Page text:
What is a Safe Floor for a Sports Hall or Leisure Centre
Floors need to be constructed and maintained to serve a specific purpose.
Floors of sports halls have different requirements to floors of a meeting room or workshop. Multi purpose rooms may need to compromise in the nature of a floor.
Sports Hall Floors
For most playing fields, the following conditions are most suitable (though different games may have different requirements):
Traction Players should be confident that they have a firm grip on the floor when turning and stopping.
Non Slip Too much non slip will cause players to pull up too fast, and too little will cause them to slip and perhaps fall. Either can result in injuries.
Resilience This is important to reduce injury during active sports. Research has shown that heavily elasticated shoes doesn't reduce the need for resilience.
Good Ball Bounce Balls must bounce properly in terms of both height and direction.
Non Glare Reflective surfaces should be minimised, particularly under lights.
Low Maintenance Some finishes (eg. sealants, waxes etc) require much more routine maintenance than others.
Aesthetics Playing surfaces being large unbroken areas will greatly influence the aesthetic character of a facility.
Floors may be comprised of an undersurface with a different treatment on top, or simply a single surface. Floors may be laid on battens set on stumps (giving better resilience), or laid on a slab surface such as concrete or asphalt. Under floors may be sprung or semi sprung to improve resilience.
Common types of floor finishes include:
A concrete slab is perhaps the cheapest surface. It is appropriate for some activities, but has little resilience and can be bad for the legs, and may lead to increased injuries.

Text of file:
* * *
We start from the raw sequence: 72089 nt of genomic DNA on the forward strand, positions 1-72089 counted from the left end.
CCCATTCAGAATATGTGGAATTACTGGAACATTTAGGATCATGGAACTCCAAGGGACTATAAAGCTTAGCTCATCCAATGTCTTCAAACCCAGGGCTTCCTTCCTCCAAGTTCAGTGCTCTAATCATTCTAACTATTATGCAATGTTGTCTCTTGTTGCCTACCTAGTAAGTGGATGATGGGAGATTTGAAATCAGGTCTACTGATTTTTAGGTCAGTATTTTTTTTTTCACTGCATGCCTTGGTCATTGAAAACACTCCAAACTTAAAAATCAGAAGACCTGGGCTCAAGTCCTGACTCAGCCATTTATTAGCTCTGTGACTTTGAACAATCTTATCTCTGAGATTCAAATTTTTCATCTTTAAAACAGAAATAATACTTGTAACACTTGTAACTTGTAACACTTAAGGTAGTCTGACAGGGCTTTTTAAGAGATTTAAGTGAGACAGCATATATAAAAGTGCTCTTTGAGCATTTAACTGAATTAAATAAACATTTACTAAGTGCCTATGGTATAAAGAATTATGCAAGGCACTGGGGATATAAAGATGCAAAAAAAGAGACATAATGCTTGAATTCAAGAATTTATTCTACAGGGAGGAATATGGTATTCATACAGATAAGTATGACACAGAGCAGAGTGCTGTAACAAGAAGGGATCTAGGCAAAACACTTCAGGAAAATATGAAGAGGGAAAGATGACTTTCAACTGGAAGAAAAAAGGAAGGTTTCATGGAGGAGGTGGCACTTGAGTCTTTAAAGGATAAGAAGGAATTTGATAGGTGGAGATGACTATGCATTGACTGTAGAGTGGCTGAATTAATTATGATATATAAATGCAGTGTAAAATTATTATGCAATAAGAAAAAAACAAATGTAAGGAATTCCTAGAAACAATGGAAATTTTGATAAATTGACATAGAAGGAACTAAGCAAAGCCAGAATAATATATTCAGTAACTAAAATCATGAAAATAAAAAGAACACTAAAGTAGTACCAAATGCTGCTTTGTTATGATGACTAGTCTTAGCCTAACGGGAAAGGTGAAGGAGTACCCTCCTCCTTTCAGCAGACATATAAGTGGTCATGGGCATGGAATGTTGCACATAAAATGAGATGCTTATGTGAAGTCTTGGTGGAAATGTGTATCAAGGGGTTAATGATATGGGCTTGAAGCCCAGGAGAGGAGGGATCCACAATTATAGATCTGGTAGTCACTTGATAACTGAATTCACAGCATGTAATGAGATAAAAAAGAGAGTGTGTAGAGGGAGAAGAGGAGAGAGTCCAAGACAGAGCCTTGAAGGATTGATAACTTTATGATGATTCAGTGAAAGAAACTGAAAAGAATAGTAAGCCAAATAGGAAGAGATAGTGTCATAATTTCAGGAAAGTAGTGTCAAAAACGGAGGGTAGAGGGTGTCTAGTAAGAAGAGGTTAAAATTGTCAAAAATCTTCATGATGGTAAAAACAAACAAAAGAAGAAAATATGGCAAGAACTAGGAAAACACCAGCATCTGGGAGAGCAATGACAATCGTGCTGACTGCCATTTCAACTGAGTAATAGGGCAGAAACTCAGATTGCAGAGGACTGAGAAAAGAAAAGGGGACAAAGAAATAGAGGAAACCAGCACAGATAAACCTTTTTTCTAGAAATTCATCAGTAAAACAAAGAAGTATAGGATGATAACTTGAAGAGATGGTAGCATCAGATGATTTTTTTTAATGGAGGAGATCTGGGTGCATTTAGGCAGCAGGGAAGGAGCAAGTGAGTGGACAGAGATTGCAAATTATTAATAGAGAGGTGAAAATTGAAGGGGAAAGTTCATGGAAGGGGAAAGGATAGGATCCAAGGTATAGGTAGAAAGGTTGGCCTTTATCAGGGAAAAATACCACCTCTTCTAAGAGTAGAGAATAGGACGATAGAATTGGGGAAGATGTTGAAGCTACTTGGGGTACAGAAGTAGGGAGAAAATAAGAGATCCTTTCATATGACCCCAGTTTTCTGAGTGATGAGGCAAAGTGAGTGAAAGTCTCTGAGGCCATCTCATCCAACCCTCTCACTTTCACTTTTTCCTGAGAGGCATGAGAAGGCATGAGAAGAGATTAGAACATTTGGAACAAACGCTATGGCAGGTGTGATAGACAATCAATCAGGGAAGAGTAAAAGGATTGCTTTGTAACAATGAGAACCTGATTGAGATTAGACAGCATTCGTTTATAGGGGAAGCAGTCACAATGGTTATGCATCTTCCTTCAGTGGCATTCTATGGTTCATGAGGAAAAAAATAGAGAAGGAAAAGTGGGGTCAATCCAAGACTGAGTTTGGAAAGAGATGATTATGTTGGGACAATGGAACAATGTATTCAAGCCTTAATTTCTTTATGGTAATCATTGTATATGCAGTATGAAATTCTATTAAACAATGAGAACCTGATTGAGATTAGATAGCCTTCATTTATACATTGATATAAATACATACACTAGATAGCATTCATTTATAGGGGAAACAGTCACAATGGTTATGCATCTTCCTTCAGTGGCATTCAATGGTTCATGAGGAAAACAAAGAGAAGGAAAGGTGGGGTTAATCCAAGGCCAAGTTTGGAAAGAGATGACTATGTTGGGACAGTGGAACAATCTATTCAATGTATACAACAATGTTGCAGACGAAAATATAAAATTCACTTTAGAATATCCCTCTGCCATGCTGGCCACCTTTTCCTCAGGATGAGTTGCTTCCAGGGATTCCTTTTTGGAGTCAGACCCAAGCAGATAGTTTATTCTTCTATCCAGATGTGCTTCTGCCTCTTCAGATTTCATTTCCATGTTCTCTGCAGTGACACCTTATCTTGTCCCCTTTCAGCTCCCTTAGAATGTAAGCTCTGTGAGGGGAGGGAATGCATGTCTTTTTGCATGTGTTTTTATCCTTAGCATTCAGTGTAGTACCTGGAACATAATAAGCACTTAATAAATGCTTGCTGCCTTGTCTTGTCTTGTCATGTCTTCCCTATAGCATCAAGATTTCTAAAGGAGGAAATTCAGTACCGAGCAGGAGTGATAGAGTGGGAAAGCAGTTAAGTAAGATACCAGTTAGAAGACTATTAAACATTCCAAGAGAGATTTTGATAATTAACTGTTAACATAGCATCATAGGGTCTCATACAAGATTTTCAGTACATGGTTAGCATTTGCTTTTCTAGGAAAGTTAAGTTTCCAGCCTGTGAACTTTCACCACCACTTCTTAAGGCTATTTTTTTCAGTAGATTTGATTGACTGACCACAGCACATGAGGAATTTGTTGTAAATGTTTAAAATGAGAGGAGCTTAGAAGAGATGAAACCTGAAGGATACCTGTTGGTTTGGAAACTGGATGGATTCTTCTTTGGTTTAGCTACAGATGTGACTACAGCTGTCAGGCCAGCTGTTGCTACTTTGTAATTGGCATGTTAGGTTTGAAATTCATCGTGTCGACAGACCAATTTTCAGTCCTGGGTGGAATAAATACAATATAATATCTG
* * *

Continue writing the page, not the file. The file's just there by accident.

2. Composition Flooring
Wood and leather pieces set in cement and sand to resemble parquet flooring, known in England and USA as "Granwood". Commonly 9 mm thick. Suits multi purpose activities rather than just sport. Needs an annual application of sealant and adjustment to cracks around floor plates, etc. Otherwise maintenance is minimum.
3. Wood strip
This may be floor boards on battens supported on stumps, or laid over the top of a concrete slab.
4. PVC carpet
Typically a 2mm PVC carpet laid over a chipboard base, which were in turn laid on timber battens.
5. Other surfaces may include cork, rubber etc.
Wet Area Floors
These include swimming pool surrounds, change/shower rooms, spas, saunas etc.
Characteristics of importance include:
Non slip surface
Easy to maintain
Materials used include: timber, concrete (often with a non slip surfacing treatment, such as "pebble mixes"), ceramic tiles, rubberised tiles (usually with plenty of drainage holes in the tiles), and pavers.
LEARN MORE ABOUT LEISURE FACILITIES AND THEIR MANAGEMENT
Leisure Facility Management I -click here
Leisure Facility Management II -click here
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